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came educational centres. Their public schools were of high grade. It is claimed by some that Charles had in mind the building of great universities at these places, after the manner of those at Athens and Alexandria. However, this is merely supposition, although as a result of the schools at these places great universities did spring up; not in the relation of cause and effect, for long centuries of misrule had obliterated Charles' educational foundations and left barely the marks of civic progress. But these marks of progress in the centres of wealth, industry, and historic interest rendered these places desirable points for the congregation of students. “And whether his school at Paris be called a university or not, he laid principles of which a university is a result in that he aimed to educate all classes, and undertook all sub-' jects of teaching.” In these municipal centres were formed the early universities by the concourse of students. These universities had a natural development; it is not possible to say they were the product of the church or of the state. Perhaps the greatest organized influence came from the Cathedral and Benedictine schools coupled with Saracenic influences. But there sprung up with these schools of special learning an anti-monastic spirit, and each school drew students according to its specialty, law at Bologna, medicine at Salerno, and philosophy and theology at Paris.

One remarkable fact is that the education of the clergy and the laity, church education and civil education, were both in the hands of the state, that is, in those of the emperor. The first charter of the University of Paris was granted by Philip Augustus in 1199; this ex., empted its members from the ordinary tribunals and from the tribunals of the church. The University of Bologna, though not older than Paris, was chartered with the same privileges in 1158 by Frederick I (Barbarossa). Frederick II, Emperor of the Romans, founded the University of Naples. The sovereign power called certain masters or doctors to act as professors, to some if not to all of whom he granted salaries. The university was founded by the state solely and under the control of the sovereign, while the professors were freed from taxes and from military service, and had other immunities granted them,3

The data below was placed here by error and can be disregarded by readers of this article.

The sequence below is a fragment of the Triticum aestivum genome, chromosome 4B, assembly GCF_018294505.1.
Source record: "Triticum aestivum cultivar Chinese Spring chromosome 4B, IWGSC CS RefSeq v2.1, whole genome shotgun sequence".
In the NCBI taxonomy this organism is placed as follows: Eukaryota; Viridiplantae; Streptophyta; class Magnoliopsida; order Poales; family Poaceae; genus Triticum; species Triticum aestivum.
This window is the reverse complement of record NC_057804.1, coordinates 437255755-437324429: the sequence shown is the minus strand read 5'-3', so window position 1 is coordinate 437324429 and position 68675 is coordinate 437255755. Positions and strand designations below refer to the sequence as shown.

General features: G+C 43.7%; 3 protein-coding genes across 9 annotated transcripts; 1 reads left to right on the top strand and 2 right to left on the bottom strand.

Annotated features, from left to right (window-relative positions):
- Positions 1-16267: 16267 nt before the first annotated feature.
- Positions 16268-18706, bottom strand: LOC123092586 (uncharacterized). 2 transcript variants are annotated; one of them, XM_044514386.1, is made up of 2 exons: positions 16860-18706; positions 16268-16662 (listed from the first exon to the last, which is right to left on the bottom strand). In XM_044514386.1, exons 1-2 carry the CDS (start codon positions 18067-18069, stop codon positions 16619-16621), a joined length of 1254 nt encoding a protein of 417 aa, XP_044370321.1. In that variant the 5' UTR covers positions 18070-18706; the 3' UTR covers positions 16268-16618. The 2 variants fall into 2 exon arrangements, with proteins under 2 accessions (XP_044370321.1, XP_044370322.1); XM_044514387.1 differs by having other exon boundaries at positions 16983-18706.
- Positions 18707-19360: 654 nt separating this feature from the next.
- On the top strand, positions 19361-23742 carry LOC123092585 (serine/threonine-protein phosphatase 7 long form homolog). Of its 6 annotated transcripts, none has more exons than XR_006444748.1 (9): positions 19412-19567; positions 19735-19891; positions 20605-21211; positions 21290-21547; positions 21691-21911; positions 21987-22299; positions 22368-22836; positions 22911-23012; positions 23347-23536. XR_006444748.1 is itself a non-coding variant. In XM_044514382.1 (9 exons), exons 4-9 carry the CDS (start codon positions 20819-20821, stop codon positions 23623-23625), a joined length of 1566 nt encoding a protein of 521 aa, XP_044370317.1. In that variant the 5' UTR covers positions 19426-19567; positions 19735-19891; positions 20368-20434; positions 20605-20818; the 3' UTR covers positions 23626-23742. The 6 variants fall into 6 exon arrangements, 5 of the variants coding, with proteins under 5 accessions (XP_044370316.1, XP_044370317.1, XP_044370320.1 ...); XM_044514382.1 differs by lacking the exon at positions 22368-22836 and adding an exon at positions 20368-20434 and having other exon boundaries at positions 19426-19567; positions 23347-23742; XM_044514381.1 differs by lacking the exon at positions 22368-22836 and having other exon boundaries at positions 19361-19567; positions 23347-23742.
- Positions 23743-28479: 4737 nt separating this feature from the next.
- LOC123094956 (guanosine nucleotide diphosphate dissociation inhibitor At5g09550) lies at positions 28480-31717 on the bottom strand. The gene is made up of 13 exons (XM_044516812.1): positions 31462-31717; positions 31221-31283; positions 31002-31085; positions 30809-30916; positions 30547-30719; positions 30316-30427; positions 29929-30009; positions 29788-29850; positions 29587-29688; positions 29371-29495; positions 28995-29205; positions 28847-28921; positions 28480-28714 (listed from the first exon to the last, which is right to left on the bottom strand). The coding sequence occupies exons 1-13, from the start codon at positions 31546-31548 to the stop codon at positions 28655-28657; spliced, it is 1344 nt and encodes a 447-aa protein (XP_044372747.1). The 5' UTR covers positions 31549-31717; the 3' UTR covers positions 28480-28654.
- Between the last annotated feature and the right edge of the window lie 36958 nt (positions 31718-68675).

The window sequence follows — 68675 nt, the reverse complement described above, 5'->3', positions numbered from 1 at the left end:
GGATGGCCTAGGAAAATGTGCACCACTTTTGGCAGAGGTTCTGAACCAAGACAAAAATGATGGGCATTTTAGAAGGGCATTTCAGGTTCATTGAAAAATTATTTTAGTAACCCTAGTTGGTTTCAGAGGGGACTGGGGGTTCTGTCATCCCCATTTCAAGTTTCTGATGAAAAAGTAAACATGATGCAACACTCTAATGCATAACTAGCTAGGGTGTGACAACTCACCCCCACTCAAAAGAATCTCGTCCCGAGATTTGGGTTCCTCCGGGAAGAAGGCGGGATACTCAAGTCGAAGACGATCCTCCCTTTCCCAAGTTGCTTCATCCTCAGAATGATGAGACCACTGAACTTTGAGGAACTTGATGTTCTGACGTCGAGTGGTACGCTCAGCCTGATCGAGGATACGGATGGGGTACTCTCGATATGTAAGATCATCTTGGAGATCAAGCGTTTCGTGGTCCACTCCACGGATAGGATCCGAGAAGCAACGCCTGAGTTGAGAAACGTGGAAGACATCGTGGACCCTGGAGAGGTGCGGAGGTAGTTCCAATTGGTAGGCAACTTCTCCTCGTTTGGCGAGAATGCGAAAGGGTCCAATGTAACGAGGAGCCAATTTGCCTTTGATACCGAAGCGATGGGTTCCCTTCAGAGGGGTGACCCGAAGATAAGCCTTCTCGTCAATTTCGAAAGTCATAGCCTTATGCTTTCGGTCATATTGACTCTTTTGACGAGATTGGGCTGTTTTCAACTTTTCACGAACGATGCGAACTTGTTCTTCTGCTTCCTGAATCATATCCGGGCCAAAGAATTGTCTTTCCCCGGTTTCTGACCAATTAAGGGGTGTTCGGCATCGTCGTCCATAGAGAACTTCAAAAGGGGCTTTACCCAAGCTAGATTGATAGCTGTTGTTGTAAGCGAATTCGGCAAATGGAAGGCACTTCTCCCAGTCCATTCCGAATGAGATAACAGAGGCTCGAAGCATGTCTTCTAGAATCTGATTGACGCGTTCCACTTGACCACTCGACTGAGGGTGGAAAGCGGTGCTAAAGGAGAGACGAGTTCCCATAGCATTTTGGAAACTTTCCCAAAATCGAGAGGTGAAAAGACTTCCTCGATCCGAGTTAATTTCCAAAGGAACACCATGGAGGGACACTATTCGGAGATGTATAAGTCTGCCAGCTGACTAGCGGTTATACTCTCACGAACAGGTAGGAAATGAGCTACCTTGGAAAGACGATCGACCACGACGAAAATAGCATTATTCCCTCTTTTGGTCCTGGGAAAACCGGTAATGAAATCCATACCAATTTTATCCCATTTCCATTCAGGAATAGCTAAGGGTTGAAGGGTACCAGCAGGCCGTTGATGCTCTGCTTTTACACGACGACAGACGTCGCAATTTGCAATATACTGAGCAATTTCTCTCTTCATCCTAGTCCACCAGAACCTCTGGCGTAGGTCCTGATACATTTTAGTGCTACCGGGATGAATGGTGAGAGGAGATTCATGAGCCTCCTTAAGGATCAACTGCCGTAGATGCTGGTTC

Students prepared in these universities of Italy for high offices in church and in state. “From this time," says Hallam, speaking of the first charters, “ the golden age of universities commenced; and it is hard to say whether they were favored more by their sovereigns than by the see of Rome.” However, this is immaterial as the rules then were, whether civil or ecclesiastical, the state, and the benefactions of popes and kings came from the public treasury, and primarily from the people. Whether the great universities of Paris, and Bologna, Oxford,

1 Newman, The Office and Work of Universities, 230.

Hallam, Middle Ages, II, 420.
* Laurie, Rise and Constitution of Universities, 120.

Pavia, and Prague and others were endowed by kings or princes, bishops or popes, the funds came from the masses of the people.'

The great universities of England were patronized by kings, although their modern support has been from private rather than public sources. It is thought that the learned Alfred founded a school at Oxford and made it a centre of learning; but it is known that Oxford was chartered with privileges by King John” in the thirteenth century. Subsequently the universities secured favors and royal patronage from the Henrys and the Edwards. They have grown to be national in their character, and through their great public influence and modern university extension are rapidly becoming popular institutions in the best sense of the term. Cambridge was founded " for the study of learning and knowledge and for the better service of church and state," while Oxford, London, and others have filled the same office. The incomes of Oxford and Cambridge for the year 1887 were £256,475 and £346,550, respectively. In the year 1874 Great Britian appropriated for her universities £52,027.

The University of Leyden, so often referred to as the product of the self-sacrifice of a noble people, was created and endowed by the Dutch Republic. It was granted as a reward to the people of Leyden for their heroic defence of their city against the crafty Spaniards in the darkest hours of their national struggle (1575).